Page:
Why brands need to appreciate, not appropriate

"It's the role of creatives to soak up culture, and people have always borrowed from other cultures."

These days, it seems like brands are constantly called out for cultural appropriation. Over the past few weeks alone, Kim Kardashian West has been accused of appropriating Japanese culture for naming her shapewear brand "Kimono," while Carolina Herrera drew the ire of the Mexican government when she used indigenous Mexican patterns in her Resort 2020 collection. 

Appropriation is essentially taking something for one’s own use without the owner’s permission. It can feel like a grey area, especially when an obvious direct owner isn’t apparent. You can appropriate from a person, a community, a culture, a country or even a concept. The key is whether your brand actions cause offense or disrespect. For example, Nike’s use of a pink triangle on sneakers released for Pride month is an example of negative cultural appropriation, while its well-received "Pro Hijab" product is an example of appreciation. 

Many of these errors are obvious and highlight the tone-deaf approach that brands and agencies take to certain cultures. It’s the role of creatives to soak up culture, and people have always borrowed from other cultures. The key is to give credit to the culture that inspired the work, and also use it as a chance to empower the source.

In today’s climate, chances are that someone is nearly always going to be offended by work. But it’s our job as creatives to make sure that we take as many steps as possible to appreciate, rather than appropriate, culture. Here’s how.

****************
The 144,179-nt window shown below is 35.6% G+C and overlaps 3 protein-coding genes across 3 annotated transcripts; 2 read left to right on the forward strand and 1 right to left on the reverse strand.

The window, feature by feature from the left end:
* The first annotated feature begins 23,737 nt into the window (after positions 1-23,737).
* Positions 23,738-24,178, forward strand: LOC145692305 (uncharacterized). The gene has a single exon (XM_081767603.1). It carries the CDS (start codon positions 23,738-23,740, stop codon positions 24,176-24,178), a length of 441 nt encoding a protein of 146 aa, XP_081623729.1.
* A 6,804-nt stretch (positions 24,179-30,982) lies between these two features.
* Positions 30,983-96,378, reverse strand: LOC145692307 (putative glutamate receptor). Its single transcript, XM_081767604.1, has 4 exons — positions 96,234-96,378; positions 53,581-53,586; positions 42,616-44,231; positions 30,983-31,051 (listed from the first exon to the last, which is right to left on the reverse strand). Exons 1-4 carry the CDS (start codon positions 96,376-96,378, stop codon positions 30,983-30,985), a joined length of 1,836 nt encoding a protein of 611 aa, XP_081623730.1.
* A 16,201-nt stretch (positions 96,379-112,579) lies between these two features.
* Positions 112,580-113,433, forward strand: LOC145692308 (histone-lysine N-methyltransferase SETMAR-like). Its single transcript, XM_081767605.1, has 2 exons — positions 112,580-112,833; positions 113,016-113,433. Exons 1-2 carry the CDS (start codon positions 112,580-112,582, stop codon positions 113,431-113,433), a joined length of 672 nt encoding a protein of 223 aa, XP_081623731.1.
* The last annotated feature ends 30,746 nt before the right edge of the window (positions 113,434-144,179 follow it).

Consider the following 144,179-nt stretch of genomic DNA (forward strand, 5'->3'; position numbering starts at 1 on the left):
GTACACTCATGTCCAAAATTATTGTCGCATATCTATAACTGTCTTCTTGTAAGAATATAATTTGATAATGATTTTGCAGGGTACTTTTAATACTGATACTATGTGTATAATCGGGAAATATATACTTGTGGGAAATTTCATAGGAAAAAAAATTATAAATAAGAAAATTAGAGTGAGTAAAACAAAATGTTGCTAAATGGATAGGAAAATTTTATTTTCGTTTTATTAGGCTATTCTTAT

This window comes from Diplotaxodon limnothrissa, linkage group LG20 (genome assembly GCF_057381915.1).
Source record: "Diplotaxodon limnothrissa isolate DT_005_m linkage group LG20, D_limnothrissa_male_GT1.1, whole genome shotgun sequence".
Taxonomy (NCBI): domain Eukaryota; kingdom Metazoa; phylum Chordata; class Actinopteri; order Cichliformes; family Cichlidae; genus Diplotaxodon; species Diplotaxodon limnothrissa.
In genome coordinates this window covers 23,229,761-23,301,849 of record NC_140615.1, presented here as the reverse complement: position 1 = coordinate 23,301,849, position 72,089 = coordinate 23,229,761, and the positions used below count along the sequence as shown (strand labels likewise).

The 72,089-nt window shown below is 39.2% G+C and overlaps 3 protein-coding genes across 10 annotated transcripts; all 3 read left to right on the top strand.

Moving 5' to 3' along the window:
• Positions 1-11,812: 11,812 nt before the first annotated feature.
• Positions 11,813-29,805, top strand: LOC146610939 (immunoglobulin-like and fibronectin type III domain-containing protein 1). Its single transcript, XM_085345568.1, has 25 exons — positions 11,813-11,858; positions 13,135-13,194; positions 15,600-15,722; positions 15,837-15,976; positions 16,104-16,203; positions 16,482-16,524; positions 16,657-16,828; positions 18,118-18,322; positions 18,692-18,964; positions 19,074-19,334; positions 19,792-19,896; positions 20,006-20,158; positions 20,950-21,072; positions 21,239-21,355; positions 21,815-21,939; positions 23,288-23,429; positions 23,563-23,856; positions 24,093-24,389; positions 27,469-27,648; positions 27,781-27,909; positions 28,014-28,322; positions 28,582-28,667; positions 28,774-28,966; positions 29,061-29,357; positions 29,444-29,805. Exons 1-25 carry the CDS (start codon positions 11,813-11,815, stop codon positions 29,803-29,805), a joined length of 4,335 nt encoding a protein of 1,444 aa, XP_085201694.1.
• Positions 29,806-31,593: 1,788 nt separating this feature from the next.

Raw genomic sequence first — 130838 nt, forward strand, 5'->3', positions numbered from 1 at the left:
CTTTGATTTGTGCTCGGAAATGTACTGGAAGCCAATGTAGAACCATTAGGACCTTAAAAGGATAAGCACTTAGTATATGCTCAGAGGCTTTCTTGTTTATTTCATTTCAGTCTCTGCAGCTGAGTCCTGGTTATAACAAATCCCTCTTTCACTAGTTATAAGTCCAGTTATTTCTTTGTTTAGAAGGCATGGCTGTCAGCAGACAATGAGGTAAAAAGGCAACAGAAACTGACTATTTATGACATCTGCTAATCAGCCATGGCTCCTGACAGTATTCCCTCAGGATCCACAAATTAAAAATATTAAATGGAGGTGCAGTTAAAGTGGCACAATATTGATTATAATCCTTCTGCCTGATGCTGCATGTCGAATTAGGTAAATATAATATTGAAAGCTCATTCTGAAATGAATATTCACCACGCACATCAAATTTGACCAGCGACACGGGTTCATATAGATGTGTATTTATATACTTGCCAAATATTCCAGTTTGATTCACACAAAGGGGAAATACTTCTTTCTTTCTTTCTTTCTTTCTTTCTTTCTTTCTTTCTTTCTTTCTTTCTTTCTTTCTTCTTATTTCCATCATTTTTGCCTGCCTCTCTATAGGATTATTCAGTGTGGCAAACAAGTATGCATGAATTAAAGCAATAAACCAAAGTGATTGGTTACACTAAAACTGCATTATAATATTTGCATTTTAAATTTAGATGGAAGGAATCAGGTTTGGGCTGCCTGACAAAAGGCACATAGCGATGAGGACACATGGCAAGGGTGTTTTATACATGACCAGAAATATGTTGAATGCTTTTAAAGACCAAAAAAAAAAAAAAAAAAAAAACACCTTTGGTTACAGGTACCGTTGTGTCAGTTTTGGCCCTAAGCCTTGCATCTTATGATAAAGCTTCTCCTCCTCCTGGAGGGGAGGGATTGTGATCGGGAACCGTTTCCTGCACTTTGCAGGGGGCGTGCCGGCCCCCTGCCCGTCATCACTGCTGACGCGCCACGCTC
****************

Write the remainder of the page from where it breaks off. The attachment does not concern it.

1.    Before you launch a product or campaign that borrows from a particular culture, speak to people who are from that culture. Learn the parameters and context for how it should be used. Don’t rely on a singular voice, as different people may have different perspectives. 

2.    If you want to use language that is from another country or culture, find out how it’s typically used. I find it’s best to avoid anything with ties to religion, politics, or community-wide moments of trauma or celebration. Find out if the word or phrase has any cultural value, or if it’s purely descriptive. Talk to native speakers to find out if there is any slang associated with the term that you might not know about.

3.    Hire from within that culture, and make sure that person or team of people have a hand in everything from strategy and design to content creation and casting. 

4.   Explore relevant organizations within the community, culture or concept and find out how your work can empower them. Empowering a community to achieve its own goals it the most direct way to show appreciation and support. Teaming up with organizations with a focus on job creation/economic growth or cultural heritage support and protection can provide a clear link between the creative work and a cultural benefit.

5.    If you’re a brand owner, hire agencies that aren’t echo chambers. They should have a proven track record of understanding plurality of opinion, diversity and inclusion.

6.    When you launch the creative work, place the community and the empowerment front and center. This way, it’s hard to take your messaging out of context. Lead with the empowering messaging on social media and in PR credits, and bring the relevant creative talent to the forefront.

7.    If a mistake is made, engage and make amends. Be honest and open, and ask how you can make it right. Then act on it.

Seeing a unique culture re-imagined in a public spotlight is exciting, and brands can have a huge role in how we all appreciate and empower diverse communities. The key is to be respectful and establish a strong world view. With that, your brand can be truly engaging and inspiring. 

Rana Reeves is the founder of RanaVerse.

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